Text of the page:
University of Cambridge > > Morphogenesis Seminar Series > Understanding the role of the extracellular matrix: from elasticity to viscoelasticity

Understanding the role of the extracellular matrix: from elasticity to viscoelasticity

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  • UserAlberto Elosegui-Artola (Francis Crick Institute & King’s College London, London, UK)
  • ClockMonday 14 February 2022, 14:30-15:30
  • HouseOnline.

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The mechanical properties of the extracellular matrix (ECM) regulate cellular processes during development, cancer and wound healing. The vast majority of research efforts in this field have focused on the ECM ’s elasticity as a leading determinant of cell and tissue behaviour. We have previously shown the biophysical mechanism which cells sense tissue elasticity and transduce it into downstream signaling and how force transmitted from the ECM to the nucleus is enough to translocate transcriptional regulators to the nucleus. However, the ECM is not merely elastic but is instead both viscous and elastic. Despite the universality of ECM ’s viscoelasticity, how viscoelasticity affects tissue function is unknown. I will present our results where we show that the passive viscoelastic properties of the ECM can regulate multicellular tissues spatial and temporal organization both in breast spheroids and intestinal organoids. By combining computational modelling with experiments, we confirm that the viscoelastic properties of the matrix regulate spherical tissues symmetry breaking, invasion and branching. Furthermore, ECM viscoelasticity controls epithelial to mesenchymal transition and tumour growth both in vitro and in vivo. Altogether, our work demonstrates the role of viscoelasticity in symmetry breaking instabilities associated with fingering, a fundamental process in morphogenesis and oncogenesis, and suggest ways of controlling tissue form using the extracellular matrix.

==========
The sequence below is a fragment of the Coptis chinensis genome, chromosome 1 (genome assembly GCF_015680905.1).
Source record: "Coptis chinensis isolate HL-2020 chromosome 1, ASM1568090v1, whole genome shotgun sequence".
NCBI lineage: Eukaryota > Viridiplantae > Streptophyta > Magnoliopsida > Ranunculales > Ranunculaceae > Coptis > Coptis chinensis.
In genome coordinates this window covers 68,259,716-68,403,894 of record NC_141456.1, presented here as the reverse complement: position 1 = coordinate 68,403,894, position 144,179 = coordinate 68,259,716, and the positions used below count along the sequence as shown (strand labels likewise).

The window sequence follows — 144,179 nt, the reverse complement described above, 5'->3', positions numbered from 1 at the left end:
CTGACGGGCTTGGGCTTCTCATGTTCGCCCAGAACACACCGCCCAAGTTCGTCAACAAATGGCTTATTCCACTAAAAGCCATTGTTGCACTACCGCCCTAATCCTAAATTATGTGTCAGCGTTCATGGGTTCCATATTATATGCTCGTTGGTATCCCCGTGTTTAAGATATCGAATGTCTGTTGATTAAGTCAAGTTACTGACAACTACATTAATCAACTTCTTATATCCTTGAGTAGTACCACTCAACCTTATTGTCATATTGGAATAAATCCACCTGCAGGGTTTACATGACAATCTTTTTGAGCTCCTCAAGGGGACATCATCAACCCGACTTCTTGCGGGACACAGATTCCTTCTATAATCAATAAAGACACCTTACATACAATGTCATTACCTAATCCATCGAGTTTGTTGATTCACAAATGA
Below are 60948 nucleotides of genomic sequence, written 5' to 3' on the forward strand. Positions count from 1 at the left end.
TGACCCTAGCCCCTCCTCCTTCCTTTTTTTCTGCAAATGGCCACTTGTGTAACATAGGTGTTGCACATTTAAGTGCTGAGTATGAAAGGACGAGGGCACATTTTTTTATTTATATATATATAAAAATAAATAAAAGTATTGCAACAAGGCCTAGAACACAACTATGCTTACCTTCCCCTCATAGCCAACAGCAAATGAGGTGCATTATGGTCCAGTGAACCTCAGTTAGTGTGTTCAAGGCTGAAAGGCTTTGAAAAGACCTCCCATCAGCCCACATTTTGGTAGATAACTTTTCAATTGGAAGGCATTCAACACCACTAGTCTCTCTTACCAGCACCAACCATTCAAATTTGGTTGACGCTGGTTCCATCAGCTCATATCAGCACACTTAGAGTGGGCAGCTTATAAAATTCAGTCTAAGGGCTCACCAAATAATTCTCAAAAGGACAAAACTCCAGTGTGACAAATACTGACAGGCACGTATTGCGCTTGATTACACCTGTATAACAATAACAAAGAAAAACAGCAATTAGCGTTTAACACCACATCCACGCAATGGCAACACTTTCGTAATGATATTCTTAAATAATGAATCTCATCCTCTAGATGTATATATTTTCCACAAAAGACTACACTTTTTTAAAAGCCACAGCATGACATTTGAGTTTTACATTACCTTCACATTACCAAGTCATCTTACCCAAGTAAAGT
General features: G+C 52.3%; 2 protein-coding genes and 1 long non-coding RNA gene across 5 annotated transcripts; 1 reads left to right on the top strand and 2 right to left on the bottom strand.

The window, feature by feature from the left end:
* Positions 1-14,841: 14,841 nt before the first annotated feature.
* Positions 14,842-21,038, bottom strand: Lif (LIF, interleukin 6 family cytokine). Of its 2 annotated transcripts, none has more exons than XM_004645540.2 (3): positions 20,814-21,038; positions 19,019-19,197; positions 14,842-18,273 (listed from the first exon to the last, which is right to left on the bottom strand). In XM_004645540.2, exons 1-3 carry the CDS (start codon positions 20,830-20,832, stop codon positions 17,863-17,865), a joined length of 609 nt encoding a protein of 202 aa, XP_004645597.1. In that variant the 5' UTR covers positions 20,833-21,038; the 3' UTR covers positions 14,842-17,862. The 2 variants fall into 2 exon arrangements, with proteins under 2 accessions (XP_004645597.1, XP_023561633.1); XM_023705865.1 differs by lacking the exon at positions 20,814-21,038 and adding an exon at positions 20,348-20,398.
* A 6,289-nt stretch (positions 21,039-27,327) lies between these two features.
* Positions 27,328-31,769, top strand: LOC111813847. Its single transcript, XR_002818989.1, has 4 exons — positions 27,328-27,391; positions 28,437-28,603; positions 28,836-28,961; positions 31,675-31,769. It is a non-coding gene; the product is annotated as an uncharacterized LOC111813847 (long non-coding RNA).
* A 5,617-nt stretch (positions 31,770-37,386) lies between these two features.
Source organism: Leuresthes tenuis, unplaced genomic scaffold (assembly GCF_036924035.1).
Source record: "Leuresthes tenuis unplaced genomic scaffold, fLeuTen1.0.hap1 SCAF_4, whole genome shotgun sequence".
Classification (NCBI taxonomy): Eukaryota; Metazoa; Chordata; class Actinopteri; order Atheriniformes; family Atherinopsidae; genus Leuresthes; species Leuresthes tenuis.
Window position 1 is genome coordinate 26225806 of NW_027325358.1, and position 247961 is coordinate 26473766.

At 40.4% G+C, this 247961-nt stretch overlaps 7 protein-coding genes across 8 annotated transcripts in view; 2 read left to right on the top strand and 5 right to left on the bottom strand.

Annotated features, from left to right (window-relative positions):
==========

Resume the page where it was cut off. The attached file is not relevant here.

This talk is part of the Morphogenesis Seminar Series series.

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